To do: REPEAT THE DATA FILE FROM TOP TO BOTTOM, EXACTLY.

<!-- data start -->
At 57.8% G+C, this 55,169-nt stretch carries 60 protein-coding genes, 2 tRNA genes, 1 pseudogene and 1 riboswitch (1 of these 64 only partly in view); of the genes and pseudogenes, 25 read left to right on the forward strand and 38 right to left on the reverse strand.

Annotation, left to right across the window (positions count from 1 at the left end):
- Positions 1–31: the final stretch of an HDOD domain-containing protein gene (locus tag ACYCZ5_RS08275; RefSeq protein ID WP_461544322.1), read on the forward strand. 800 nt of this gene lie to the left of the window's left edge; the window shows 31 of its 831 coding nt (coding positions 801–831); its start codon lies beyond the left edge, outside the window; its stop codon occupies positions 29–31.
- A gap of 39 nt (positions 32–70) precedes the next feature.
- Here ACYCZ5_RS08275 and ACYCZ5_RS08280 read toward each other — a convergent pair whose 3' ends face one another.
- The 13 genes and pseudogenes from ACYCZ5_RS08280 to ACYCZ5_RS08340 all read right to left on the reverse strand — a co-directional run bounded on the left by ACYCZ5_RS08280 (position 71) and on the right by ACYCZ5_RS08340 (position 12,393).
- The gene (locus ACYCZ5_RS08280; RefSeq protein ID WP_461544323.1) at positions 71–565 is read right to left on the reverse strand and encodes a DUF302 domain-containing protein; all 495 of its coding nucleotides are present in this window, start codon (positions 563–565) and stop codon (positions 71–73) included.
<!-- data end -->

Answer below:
At 57.8% G+C, this 55,169-nt stretch carries 60 protein-coding genes, 2 tRNA genes, 1 pseudogene and 1 riboswitch (1 of these 64 only partly in view); of the genes and pseudogenes, 25 read left to right on the forward strand and 38 right to left on the reverse strand.

Annotation, left to right across the window (positions count from 1 at the left end):
- Positions 1–31: the final stretch of an HDOD domain-containing protein gene (locus tag ACYCZ5_RS08275; RefSeq protein ID WP_461544322.1), read on the forward strand. 800 nt of this gene lie to the left of the window's left edge; the window shows 31 of its 831 coding nt (coding positions 801–831); its start codon lies beyond the left edge, outside the window; its stop codon occupies positions 29–31.
- A gap of 39 nt (positions 32–70) precedes the next feature.
- Here ACYCZ5_RS08275 and ACYCZ5_RS08280 read toward each other — a convergent pair whose 3' ends face one another.
- The 13 genes and pseudogenes from ACYCZ5_RS08280 to ACYCZ5_RS08340 all read right to left on the reverse strand — a co-directional run bounded on the left by ACYCZ5_RS08280 (position 71) and on the right by ACYCZ5_RS08340 (position 12,393).
- The gene (locus ACYCZ5_RS08280; RefSeq protein ID WP_461544323.1) at positions 71–565 is read right to left on the reverse strand and encodes a DUF302 domain-containing protein; all 495 of its coding nucleotides are present in this window, start codon (positions 563–565) and stop codon (positions 71–73) included.